Intravenous drug abuse
Necrosis/suppuration of a malignant cervical LN/mass
Bacteriology
1. Most abscesses contain mixed bacterial flora
Aerobes:
Streptococci β-hemolytic (Strep pyogehes),
Strept. Viridans, Strep pneumoniae
Staphylococci, Neisseria, Klebsiella, Haemophilus
(Decresed role of b-hemolytic Streptococci)
Anaerobes:
Less common:
Bacteroides, Peptostreptococcus , fusobacterium
Pseudomonas, E.coli & H. infuenzae
2. Anaerobes are understimated (>35%)
widespread antibiotic use prior to collection of cultures
poor sample collection techniques
fragility of anaerobes
3. Anaerobes produce b-lactamase
Signs and Symptoms
 Fever, elevated WBC count, & tenderness
 Asymmetry of neck & asstd neck mass/LN
 Medial displacement of tonsil or lateral
pharyngeal wall
 Trismus
 Torticollis
 Fluctuation usually not palpable
 Neural deficit: Horner’s Synd, Hoarseness
 Spiking fever: IJV Thrombosis, Septic embolus
 Airway obstruction
Treatment
 Airway protection
 Antibiotic therapy
 Surgical drainage
Treatment
 Empirical Treatment
First-line
Alternatives
Clindamycin 600-900mg tid
(+/- cefuroxime 0.75-1.5gr tid)
AMX/CL 1.5-3gr qid
or
or
Penicillin G
PIP/TZ 2.25gr qid - 4.5 gr tid
24 million units/day
+
Metronidazole 1gr bid
Treatment
Imaging
 Lateral neck plain film
 Screening exam—mainly
for retropharyngeal and
pretracheal spaces
 Normal: 7mm at C-2,
14mm at C-6 for kids,
22mm at C-6 for adults
 Technique dependent
 Extension
 Inspiration
 Nagy, et al
 Sensitivity 83%,
compared to CT 100%
Imaging
 Ultrasound (USG)
 Advantages
 Avoids radiation
 Portable
 Disadvantages
 Not widely accepted
 Operator dependent
 Inferior anatomic detail
 Uses
 Following infection during therapy
 Image guided aspiration
Imaging
 Contrast enhanced CT
 Advantages





Quick, easy
Widely available
Familiarity
Superior anatomic detail
Differentiate abscess and
cellulitis
 Disadvantages




Ionizing radiation
Allergenic contrast agent
Soft tissue detail
Artifact
Imaging
 MRI
 Advantages
 No radiation
 Safer contrast agent
 Better soft tissue detail
 Imaging in multiple planes
 No artifact by dental fillings
 Disadvantages
 Increased cost
 Increased exam time
 Dependent on patient
cooperation
 Availability
Munoz, et al: MRI vs. CT
Management
History + Physical examination
Culture, IV antibiotics, Airway control, Chest RX
cellulitis
CT
small abscess
needle aspiration
for culture & drainage
W&W
24-48h
complications?
improvement?
Yes
Continue AB
No
surgical incision
and drainage
large abscess
Complications
1.
2.
3.
4.
5.
6.
7.
8.
9.
10.
11.
12.
Airway obstruction
Internal jugular vein thrombosis
Cavernous sinus thrombosis
Neurologic deficit – Horner’s, hoarseness
Erosion of carotid artery
Osteomyelitis of the mandible
Osteomyelitis of the spine
Mediastinitis
Pulmonary edema
Pericarditis
Aspiration
Sepsis
Para Pharyngeal Abscess


Most common cause :
Peritonsillar infection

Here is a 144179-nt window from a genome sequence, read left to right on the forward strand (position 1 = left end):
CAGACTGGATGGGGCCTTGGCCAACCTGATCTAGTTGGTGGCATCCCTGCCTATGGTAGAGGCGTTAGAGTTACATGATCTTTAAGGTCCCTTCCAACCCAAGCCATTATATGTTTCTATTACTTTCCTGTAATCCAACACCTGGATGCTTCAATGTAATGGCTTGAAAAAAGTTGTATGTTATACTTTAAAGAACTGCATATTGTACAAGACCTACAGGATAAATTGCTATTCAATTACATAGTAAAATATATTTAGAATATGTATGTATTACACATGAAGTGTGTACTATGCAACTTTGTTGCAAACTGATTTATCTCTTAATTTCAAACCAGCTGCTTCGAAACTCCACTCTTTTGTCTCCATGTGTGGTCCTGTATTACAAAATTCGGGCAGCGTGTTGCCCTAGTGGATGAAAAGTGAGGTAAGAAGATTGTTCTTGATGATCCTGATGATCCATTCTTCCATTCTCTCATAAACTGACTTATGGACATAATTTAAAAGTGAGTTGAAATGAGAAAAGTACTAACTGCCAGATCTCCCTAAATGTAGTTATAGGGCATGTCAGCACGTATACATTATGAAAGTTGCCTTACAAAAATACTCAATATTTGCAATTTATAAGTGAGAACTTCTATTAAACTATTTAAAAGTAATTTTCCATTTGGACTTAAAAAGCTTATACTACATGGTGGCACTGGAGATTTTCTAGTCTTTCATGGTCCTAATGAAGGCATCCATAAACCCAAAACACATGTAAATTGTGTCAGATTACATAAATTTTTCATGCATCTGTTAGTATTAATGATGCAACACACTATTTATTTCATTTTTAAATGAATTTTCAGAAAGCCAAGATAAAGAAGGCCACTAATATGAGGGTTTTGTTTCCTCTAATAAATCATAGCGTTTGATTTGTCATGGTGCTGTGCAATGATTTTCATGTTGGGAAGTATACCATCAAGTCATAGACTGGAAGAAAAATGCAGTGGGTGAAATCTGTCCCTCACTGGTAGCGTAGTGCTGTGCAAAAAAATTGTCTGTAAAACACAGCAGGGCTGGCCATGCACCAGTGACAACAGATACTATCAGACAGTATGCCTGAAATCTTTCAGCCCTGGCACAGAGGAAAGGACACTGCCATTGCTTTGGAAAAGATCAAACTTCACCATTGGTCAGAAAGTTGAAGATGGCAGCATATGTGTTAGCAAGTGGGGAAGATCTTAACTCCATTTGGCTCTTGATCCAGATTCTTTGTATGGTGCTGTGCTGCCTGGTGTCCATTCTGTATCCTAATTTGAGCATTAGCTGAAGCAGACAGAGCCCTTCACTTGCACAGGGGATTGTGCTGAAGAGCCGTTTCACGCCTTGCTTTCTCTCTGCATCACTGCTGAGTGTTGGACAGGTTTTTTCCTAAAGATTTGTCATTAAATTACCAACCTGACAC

Typical finding
1.Trismus
2.Angle mandible swelling
3. Medial displacement of lateral
pharyngeal wall
Others : fever, limit neck motion,
neurologic deficit (C.N
9,10,12,Horner’s syndrome)
Para Pharyngeal Abscess
Treatment
1. Evaluate and maintain airway & fluid hydration
2. Parenteral antibiotic high dose 24-48 hrs.
3. If not improve, consider surgical drainage
Surgical drainage
1. Intraoral approch
(for peritonillar abscess only)
2. External approach
-transverse submandibular incision
-T. shape incision (Mosher)
Retro Pharyngeal Abscess
Clinical feature
 In children
irritability, neck rigidity, fever,
drooling, muffled cry, airway
compromise
 In adult
fever, sore throat, odynophagia,
neck tenderness, dyspnoea
Retropharyngeal Abscess
Investigation
1.
2.
Lateral neck film
- C2 > 7 mm. both children and adult
- C7 > 14 mm. in children
> 22 mm. in adult.
Chest film
- detection of mediastinitis
Retropharyngeal Abscess
Treatment
Surgical drainage
1. Intraoral drainage
-Lesion confined in RP space esp.child
2. External drainage (Dean)
-Lesion beyond pharyngeal level
-Airway compromise
-Involve other deep neck spaces
Quinsy
 Peritonsillar Space
 Fever, malaise
 Dysphagia, odynophagia
 “Hot-potato” voice,
trismus, bulging of
superior tonsil pole and
soft palate, deviation of
uvula
 Cause—extension from
tonsillitis
Parotid Space Infection
 Most common cause : Bacterial
retrograde from oral cavity
Clinical feature
 high fever, weakness, mark
swelling and tenderness of
parotid gland, fluctuation,pus
at stensen’s duct
Ludwig’s Angina
Ludwig’s angina is characterized by rapidly spreading cellulitis / infection of
the sublingual and submaxillary spaces with associated swelling of the
submental region, tongue and floor of the mouth, secondary to dental
infection.
Ludwig’s Angina
Grodinsky’s criteria (1939):
1. A cellulitis, not an abscess of submandibular space
2. The cellulitis involves all the sublingual and bilateral
submaxillary spaces
3. The cellulitis produces a serosanguineous putrid
infiltration but very little or no frank pus
4. Fascia, muscle, connective tissue involvement, sparing
glands
5. The cellulitis is spread by continuity and not by
lymphatics
Ludwig’s Angina

similar documents